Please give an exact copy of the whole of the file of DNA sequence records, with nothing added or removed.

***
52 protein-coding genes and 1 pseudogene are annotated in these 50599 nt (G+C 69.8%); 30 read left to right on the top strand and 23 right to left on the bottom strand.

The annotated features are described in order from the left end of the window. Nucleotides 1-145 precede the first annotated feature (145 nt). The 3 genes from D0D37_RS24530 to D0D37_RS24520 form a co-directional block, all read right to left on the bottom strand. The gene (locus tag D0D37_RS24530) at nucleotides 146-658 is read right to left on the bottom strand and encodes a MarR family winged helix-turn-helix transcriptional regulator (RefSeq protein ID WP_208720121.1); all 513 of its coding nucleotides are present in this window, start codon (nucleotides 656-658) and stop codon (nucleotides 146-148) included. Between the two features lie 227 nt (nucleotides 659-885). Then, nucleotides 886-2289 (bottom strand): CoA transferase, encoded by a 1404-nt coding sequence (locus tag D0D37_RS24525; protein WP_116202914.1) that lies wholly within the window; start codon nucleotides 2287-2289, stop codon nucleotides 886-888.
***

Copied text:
52 protein-coding genes and 1 pseudogene are annotated in these 50599 nt (G+C 69.8%); 30 read left to right on the top strand and 23 right to left on the bottom strand.

The annotated features are described in order from the left end of the window. Nucleotides 1-145 precede the first annotated feature (145 nt). The 3 genes from D0D37_RS24530 to D0D37_RS24520 form a co-directional block, all read right to left on the bottom strand. The gene (locus tag D0D37_RS24530) at nucleotides 146-658 is read right to left on the bottom strand and encodes a MarR family winged helix-turn-helix transcriptional regulator (RefSeq protein ID WP_208720121.1); all 513 of its coding nucleotides are present in this window, start codon (nucleotides 656-658) and stop codon (nucleotides 146-148) included. Between the two features lie 227 nt (nucleotides 659-885). Then, nucleotides 886-2289 (bottom strand): CoA transferase, encoded by a 1404-nt coding sequence (locus tag D0D37_RS24525; protein WP_116202914.1) that lies wholly within the window; start codon nucleotides 2287-2289, stop codon nucleotides 886-888.